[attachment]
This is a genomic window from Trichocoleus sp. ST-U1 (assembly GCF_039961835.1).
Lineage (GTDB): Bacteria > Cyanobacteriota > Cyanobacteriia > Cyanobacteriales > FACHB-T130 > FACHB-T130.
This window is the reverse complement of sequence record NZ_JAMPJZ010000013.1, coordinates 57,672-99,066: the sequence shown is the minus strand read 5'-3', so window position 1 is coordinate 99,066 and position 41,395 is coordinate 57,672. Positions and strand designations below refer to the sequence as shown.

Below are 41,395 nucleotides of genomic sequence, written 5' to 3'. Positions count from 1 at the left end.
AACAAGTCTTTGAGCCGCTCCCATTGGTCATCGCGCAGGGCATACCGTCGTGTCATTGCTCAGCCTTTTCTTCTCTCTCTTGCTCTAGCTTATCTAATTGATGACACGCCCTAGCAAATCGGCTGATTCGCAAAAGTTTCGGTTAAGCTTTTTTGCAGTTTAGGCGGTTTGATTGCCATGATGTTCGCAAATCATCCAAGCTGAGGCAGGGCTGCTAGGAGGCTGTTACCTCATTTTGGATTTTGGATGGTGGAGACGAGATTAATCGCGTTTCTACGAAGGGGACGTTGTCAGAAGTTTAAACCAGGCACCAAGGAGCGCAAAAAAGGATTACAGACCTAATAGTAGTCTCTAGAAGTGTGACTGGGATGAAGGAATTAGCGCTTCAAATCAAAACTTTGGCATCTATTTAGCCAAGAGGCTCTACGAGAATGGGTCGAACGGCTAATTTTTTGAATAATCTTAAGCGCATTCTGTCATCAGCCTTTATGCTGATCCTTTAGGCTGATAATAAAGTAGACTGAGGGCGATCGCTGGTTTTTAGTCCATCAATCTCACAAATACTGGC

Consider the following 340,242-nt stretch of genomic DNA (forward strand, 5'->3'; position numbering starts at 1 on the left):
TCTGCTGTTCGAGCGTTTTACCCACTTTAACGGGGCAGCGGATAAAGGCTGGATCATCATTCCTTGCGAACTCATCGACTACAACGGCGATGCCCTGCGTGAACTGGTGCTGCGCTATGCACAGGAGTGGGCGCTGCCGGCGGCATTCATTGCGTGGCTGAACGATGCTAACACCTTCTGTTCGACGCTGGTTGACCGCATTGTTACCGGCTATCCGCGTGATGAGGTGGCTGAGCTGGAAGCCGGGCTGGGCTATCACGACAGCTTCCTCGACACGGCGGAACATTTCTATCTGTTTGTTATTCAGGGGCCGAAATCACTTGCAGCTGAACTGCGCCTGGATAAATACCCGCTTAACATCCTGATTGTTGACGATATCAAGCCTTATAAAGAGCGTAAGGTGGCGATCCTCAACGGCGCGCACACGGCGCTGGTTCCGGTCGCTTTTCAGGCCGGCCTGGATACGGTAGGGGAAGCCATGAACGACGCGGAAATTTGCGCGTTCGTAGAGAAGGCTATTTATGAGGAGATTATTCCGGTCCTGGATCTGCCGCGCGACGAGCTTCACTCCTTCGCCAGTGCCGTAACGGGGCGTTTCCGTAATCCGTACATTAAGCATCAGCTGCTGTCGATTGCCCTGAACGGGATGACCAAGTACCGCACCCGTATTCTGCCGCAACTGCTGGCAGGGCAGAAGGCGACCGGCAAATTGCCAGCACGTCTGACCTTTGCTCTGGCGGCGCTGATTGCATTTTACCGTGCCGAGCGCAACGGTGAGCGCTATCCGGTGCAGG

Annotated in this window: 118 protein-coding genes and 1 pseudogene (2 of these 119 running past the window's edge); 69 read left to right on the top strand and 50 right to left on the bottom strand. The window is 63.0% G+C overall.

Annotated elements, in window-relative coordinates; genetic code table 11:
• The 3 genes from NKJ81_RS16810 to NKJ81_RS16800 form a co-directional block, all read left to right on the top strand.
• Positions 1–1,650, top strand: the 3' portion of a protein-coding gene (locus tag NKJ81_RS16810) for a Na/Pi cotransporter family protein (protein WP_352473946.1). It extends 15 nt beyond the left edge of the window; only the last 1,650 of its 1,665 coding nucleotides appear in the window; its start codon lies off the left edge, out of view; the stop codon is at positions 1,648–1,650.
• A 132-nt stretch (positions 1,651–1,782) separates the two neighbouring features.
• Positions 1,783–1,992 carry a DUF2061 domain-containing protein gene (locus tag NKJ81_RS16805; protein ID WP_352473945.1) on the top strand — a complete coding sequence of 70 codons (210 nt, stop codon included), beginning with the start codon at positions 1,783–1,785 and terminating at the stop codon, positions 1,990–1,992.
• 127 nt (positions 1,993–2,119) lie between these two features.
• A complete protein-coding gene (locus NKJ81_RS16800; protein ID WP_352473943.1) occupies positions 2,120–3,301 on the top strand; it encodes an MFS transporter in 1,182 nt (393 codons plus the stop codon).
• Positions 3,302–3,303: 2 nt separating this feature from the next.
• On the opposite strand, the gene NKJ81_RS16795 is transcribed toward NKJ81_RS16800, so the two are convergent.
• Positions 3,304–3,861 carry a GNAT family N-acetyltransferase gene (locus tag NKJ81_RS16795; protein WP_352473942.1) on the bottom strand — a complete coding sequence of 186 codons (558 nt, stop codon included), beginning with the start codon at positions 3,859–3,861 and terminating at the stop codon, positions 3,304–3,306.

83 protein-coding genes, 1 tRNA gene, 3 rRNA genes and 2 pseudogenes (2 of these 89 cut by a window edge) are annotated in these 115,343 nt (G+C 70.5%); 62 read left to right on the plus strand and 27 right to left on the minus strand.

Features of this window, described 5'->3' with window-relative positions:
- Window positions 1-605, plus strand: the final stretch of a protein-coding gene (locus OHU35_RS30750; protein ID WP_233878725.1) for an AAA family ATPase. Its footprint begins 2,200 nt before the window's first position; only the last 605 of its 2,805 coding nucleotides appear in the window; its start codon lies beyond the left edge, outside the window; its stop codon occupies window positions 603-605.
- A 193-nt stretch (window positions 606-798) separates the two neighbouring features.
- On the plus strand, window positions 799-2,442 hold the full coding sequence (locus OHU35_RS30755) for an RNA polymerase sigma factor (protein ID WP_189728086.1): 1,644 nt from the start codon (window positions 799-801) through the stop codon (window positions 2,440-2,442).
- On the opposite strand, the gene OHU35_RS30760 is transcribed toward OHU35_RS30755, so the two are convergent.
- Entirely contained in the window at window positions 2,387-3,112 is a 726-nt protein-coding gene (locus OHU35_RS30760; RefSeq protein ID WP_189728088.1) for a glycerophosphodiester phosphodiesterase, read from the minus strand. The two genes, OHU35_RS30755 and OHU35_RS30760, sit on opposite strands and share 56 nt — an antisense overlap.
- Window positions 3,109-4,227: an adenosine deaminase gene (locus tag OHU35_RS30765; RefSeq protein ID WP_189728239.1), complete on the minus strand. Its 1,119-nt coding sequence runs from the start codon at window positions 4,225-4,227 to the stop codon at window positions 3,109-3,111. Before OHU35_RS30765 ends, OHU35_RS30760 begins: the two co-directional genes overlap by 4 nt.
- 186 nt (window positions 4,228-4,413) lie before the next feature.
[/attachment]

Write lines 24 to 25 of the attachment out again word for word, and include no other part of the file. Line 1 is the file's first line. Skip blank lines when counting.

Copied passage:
- On the opposite strand, the gene OHU35_RS30760 is transcribed toward OHU35_RS30755, so the two are convergent.
- Entirely contained in the window at window positions 2,387-3,112 is a 726-nt protein-coding gene (locus OHU35_RS30760; RefSeq protein ID WP_189728088.1) for a glycerophosphodiester phosphodiesterase, read from the minus strand. The two genes, OHU35_RS30755 and OHU35_RS30760, sit on opposite strands and share 56 nt — an antisense overlap.